Every time I see cyclamen at a florist this season, a sweet melody starts playing in the back of my ears.
Entitled “Shikuramen no Kahori” (Scent of Cyclamen), it was a 1975 hit sung by Akira Fuse.
The opening lyrics go to the effect, “There is nothing as pure as a cotton white cyclamen.”
There is also a line that says “The scent of cyclamen floats in vain.” But lyricist and composer Kei Ogura, 77, noted: “Back then, all cyclamen sold in stores were fragrance free.”
He knew it, he explained, but decided to insert the word “perfume” to broaden the image of the song.
At the time, Ogura was an employee of Dai-Ichi Kangyo Bank (now Mizuho Bank). He saw a white cyclamen while visiting a customer. When the song was over, it unexpectedly became a mega-hit.
This prompted the horticultural industry to compete to grow new species of cyclamen, resulting in the development and sale of fragrant varieties.
This year marks the 50th anniversary of Ogura’s debut as a singer-songwriter.
I was pretty sure he would pick the Cyclamen song as his best work, but I was apparently wrong. He said he had “picked up” some phrases from poems by Kitahara Hakushu (1885-1942) and learned the poetic structure of numbers from Elvis Presley (1935-1977).
“The whole song had a ‘borrowed’ feel,” Ogura said.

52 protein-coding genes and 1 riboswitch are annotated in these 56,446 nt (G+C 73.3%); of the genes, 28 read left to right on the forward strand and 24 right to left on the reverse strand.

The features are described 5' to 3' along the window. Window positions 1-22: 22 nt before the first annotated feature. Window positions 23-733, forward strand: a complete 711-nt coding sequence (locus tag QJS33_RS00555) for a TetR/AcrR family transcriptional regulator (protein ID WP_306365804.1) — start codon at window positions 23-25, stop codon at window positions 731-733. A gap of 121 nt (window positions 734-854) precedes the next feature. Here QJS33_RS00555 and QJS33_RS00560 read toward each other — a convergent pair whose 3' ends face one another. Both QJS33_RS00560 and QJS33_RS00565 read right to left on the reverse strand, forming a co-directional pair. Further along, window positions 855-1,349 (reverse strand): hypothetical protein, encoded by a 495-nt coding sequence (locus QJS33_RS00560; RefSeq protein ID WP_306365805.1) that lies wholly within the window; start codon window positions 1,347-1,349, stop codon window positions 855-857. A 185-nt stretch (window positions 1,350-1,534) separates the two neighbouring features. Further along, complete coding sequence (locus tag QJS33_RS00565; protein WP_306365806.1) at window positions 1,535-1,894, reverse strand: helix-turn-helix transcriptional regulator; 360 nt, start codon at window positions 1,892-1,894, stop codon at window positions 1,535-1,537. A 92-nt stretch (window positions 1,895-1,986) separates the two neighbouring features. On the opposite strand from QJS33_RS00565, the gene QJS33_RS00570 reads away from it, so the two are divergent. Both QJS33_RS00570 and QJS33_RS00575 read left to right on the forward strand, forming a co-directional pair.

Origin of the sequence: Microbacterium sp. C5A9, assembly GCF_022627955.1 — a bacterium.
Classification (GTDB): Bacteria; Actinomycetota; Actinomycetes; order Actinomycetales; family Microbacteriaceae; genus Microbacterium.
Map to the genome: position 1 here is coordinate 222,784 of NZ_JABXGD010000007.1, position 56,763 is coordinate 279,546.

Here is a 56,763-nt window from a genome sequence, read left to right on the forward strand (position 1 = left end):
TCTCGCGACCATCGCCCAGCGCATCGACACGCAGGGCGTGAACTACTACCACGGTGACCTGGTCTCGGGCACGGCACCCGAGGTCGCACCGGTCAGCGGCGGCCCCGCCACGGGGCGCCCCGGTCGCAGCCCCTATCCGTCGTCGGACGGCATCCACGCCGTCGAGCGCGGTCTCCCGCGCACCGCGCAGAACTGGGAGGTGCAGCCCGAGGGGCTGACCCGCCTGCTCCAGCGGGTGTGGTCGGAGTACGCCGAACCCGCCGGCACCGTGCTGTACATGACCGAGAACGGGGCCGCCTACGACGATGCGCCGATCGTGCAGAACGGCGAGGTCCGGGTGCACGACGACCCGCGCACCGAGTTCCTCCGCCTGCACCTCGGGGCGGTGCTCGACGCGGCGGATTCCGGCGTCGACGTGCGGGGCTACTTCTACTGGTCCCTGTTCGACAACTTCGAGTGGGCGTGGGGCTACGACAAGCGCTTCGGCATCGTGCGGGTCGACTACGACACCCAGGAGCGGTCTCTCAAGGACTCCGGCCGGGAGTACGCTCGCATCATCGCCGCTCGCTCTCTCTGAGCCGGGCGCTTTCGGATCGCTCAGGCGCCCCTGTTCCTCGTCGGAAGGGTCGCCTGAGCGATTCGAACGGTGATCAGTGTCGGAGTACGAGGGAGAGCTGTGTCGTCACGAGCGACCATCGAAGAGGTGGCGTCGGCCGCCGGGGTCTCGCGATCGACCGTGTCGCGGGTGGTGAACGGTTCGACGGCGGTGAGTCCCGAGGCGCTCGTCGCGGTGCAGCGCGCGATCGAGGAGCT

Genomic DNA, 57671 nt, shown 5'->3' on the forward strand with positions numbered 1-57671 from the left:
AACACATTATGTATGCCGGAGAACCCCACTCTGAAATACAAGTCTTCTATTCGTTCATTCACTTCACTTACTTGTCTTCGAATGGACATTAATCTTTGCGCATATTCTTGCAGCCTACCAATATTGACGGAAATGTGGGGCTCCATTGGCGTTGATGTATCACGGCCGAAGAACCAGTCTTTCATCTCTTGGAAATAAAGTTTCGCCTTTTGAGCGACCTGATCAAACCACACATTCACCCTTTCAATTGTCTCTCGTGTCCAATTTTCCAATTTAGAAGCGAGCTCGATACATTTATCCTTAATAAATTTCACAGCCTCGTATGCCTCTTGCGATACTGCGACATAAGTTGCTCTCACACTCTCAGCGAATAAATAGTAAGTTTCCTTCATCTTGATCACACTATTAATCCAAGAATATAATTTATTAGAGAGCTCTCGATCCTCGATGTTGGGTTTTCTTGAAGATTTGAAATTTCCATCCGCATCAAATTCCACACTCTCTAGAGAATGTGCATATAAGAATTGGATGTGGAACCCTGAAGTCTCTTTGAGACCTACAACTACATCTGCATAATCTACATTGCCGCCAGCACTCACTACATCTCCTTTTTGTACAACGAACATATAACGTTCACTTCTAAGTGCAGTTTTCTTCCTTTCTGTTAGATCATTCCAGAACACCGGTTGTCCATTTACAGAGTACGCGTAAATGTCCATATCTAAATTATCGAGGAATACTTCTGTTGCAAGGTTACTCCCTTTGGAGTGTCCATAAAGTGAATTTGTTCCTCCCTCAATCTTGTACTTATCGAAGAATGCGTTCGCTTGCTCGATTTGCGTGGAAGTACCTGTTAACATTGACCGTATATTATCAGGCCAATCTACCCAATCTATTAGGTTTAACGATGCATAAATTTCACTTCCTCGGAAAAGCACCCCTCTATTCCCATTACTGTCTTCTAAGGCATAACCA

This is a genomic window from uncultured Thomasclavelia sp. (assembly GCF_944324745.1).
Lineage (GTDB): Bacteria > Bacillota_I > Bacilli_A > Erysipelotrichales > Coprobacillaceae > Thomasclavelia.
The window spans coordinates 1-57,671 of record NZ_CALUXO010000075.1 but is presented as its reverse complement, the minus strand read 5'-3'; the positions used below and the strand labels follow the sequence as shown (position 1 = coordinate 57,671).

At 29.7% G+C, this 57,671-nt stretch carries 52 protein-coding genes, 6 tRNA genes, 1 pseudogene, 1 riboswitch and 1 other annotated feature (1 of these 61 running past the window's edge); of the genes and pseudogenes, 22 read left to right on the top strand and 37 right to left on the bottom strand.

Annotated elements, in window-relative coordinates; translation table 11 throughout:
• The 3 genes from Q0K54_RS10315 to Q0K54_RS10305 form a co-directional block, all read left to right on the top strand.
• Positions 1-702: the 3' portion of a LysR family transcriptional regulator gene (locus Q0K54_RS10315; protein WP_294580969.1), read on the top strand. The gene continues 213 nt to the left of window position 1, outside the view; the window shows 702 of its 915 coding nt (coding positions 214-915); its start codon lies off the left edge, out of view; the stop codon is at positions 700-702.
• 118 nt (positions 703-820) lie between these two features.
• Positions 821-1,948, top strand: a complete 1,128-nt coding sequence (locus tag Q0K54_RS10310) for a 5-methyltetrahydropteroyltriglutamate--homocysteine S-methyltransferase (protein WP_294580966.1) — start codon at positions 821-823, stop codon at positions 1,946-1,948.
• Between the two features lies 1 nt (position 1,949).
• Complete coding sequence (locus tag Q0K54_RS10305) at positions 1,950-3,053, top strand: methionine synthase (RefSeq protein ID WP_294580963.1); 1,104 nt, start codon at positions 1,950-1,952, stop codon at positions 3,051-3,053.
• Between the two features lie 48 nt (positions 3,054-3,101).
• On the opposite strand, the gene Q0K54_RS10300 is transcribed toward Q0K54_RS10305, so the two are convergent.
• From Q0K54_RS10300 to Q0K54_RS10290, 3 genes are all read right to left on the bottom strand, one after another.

Cyclamen species are native to the Mediterranean basin. In Europe, they are valued purely for the beauty of the flowers, and growers have strived to develop odorless cultivars.
It’s strange to hear that the opposite was the case in Japan, where growers sought to develop strongly scented varieties.
The song title contains the word “kahori” written in Hiragana, which is unusual. Normally it is written “kaori”, but Ogura intentionally ignored the norm.
“It’s more important to create words that resonate in people’s hearts, rather than striving for grammatical accuracy,” he explained.
It is a doubly and triply profound masterpiece.
–L’Asahi Shimbun, December 15
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Vox Populi, Vox Dei is a popular daily column that covers a wide range of topics including culture, the arts, and social trends and developments. Written by veteran writers of Asahi Shimbun, the column offers useful perspectives and insights into contemporary Japan and its culture.